The Seebohm Committee on Local Authority and Allied Personal Social Services in England and Wales, chaired by Frederick (Lord) Seebohm reported, concluded that service provision was fragmented and undermined by poor co-ordination. It recommended that specialist areas of local authority social work should come together as Social Services Departments (SSDs) to provide a single community based response to the needs of individuals, families and communities; they would be “one door on which to knock”. The resulting legislation was the Local Authority Social Services Act 1970. This led in 1971 to the creation of social services departments in councils, bringing together services for children and families and for adults.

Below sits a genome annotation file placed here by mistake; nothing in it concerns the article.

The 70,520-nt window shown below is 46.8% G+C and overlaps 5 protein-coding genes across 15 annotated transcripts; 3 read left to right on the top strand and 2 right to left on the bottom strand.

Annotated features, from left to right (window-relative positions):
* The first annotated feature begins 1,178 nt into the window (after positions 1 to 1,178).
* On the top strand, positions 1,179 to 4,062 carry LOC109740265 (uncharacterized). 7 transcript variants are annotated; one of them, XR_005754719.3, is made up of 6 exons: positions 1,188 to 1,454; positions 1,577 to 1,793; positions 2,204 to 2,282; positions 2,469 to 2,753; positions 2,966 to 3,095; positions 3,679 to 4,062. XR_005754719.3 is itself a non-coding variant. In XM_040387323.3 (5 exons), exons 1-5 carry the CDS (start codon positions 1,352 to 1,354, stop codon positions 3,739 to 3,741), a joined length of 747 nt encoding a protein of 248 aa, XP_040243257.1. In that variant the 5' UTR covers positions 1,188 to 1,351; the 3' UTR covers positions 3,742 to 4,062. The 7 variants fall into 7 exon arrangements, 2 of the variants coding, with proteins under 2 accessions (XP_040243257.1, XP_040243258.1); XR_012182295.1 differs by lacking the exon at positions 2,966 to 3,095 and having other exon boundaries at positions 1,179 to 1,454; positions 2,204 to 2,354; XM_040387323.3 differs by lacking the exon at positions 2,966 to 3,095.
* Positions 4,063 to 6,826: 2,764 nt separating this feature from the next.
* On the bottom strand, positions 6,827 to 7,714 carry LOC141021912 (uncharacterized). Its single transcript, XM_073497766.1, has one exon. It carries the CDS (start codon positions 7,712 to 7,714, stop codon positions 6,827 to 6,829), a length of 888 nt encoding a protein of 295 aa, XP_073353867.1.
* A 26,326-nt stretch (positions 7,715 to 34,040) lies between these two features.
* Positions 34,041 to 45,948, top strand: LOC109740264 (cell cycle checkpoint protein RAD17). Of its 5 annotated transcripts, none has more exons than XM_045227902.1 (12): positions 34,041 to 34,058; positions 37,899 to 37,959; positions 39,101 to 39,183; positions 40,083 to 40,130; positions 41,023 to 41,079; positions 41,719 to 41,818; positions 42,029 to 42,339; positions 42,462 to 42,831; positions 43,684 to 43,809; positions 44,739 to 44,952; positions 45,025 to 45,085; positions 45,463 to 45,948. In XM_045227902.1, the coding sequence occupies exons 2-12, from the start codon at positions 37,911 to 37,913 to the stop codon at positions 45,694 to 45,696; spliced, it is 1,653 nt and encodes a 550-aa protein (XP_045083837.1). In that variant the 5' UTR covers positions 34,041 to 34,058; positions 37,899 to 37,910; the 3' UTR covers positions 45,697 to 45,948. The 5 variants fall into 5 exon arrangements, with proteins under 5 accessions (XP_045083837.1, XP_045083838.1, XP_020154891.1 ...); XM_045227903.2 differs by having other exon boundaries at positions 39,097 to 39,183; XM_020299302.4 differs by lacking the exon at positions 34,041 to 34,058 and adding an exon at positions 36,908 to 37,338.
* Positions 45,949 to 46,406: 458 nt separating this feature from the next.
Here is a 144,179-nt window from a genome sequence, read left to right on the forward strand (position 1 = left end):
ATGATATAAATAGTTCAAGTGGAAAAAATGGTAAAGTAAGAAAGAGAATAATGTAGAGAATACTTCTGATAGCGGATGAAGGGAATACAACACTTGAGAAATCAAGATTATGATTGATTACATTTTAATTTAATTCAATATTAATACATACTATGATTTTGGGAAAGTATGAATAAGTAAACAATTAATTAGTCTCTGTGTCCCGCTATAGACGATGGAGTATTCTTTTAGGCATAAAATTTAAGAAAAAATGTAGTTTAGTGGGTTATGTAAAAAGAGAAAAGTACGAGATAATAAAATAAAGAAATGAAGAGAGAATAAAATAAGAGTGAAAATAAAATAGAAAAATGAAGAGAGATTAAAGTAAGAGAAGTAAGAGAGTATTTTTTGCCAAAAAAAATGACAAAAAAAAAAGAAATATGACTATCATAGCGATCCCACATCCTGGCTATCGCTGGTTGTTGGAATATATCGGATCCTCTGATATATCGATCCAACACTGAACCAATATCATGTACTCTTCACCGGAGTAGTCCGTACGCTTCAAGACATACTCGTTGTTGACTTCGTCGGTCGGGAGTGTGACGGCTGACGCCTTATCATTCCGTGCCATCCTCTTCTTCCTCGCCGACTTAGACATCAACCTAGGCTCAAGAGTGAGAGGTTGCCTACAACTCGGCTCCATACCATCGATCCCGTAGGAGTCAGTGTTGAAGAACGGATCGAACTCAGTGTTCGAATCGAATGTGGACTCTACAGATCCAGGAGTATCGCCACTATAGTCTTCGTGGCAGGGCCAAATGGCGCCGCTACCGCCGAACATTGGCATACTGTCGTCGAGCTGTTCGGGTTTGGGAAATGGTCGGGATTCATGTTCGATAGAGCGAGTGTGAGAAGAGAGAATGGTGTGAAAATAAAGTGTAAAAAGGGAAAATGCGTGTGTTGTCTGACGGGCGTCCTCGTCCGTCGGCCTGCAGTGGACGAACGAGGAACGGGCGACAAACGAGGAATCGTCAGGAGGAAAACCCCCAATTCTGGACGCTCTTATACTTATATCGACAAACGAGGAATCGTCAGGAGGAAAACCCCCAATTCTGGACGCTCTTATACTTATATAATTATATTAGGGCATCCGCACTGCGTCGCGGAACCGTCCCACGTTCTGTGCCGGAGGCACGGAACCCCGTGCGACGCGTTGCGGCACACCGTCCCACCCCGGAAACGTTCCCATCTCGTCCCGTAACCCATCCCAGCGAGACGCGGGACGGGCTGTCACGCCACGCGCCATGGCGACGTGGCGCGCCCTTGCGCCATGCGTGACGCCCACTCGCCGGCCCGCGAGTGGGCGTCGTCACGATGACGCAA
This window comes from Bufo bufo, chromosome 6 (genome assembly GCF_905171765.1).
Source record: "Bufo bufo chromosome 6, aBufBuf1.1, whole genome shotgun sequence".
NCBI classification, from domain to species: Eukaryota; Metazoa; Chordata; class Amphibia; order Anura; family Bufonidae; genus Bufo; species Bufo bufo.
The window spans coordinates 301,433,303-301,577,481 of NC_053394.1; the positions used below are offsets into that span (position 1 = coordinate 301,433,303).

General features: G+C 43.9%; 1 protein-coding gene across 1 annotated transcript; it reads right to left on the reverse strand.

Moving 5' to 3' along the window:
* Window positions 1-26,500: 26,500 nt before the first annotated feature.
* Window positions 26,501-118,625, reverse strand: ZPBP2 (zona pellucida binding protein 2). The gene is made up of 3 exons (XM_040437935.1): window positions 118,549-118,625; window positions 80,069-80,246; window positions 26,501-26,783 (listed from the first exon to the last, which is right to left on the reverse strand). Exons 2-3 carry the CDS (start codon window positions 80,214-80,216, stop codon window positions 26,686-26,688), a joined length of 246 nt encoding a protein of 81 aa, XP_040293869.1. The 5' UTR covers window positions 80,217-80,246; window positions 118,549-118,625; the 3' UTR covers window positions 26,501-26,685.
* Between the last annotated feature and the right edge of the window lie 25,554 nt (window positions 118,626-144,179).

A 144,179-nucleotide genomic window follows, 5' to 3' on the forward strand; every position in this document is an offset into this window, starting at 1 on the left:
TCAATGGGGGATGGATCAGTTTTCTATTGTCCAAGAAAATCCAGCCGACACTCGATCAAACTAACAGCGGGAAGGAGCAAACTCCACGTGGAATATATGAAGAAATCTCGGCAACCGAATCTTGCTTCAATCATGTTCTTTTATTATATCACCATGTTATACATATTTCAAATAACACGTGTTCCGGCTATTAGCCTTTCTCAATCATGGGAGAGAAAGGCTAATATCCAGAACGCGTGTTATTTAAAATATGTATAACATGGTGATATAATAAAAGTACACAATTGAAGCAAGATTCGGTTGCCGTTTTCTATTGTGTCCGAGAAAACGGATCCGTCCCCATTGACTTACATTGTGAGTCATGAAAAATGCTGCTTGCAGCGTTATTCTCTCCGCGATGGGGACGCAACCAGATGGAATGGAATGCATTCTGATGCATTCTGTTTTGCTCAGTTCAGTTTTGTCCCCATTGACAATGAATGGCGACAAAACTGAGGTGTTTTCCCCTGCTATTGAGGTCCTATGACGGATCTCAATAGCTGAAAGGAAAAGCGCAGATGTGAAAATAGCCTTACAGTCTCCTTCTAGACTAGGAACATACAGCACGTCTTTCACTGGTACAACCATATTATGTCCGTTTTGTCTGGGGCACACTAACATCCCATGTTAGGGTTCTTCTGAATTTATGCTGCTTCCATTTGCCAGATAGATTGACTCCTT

Further information: Social Work History Network papers on the Unification of Social Work Services and of Organisations of Social Workers, 1963-1971.
Also review by John C. Spencer in Social Service Review, Vol 43, 2, June 1969, pp240-242.